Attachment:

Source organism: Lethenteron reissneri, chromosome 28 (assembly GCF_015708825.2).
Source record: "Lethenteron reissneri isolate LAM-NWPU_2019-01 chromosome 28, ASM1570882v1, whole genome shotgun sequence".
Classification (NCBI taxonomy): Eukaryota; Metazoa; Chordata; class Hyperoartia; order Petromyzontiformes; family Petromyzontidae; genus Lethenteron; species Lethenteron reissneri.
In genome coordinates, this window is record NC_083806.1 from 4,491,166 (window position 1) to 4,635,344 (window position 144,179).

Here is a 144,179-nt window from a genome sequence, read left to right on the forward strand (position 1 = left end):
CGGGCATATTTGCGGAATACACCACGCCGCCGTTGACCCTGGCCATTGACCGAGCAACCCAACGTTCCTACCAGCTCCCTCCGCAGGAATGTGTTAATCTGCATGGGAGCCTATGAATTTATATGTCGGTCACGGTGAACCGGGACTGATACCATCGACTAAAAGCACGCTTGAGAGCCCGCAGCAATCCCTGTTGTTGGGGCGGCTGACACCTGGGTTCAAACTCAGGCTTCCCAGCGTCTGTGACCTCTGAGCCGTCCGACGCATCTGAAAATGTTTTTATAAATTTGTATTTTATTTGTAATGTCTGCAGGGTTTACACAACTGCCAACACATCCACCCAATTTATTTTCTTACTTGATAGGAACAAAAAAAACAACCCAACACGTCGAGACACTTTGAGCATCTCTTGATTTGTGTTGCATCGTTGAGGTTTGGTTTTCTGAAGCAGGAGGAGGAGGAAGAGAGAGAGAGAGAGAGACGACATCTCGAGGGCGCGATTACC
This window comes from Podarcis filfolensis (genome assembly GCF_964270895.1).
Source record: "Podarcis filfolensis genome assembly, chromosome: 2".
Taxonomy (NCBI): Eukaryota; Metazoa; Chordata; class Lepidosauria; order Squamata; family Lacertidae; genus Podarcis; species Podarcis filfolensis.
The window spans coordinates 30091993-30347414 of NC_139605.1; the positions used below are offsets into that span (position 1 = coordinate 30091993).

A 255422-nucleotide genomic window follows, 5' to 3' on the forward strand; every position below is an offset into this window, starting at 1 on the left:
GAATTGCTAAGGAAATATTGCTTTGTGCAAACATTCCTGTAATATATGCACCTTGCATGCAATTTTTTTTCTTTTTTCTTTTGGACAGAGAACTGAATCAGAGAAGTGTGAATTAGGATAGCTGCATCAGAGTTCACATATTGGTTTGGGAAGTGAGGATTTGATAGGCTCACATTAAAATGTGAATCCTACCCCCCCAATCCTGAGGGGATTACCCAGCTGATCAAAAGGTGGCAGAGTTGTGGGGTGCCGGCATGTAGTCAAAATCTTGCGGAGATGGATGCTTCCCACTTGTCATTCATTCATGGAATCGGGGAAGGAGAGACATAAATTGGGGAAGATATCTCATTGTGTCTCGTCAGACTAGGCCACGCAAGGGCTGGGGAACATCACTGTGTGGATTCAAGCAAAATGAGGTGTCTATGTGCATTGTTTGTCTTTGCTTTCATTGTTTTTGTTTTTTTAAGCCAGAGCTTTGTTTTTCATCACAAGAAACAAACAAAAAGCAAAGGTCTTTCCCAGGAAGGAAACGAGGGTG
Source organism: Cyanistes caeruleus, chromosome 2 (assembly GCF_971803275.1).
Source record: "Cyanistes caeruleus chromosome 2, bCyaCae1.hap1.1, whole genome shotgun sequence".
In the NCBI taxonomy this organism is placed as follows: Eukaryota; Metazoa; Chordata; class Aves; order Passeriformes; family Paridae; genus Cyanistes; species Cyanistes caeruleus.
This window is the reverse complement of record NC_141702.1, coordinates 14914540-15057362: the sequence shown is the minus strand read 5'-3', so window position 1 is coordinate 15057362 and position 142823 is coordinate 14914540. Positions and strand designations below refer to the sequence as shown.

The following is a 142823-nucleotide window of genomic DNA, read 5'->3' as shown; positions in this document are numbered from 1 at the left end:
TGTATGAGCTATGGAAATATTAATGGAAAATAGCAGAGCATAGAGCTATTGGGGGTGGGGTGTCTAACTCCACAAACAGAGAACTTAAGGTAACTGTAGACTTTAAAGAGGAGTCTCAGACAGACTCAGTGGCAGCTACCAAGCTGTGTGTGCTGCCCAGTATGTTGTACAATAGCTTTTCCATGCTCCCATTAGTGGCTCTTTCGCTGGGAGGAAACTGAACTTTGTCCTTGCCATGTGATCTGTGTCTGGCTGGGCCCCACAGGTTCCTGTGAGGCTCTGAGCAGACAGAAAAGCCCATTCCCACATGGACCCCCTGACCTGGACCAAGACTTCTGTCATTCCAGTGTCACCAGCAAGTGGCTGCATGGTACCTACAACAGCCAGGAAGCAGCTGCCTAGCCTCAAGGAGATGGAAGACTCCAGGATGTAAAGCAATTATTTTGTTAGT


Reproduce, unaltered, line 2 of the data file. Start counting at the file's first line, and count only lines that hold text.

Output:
Source record: "Lethenteron reissneri isolate LAM-NWPU_2019-01 chromosome 28, ASM1570882v1, whole genome shotgun sequence".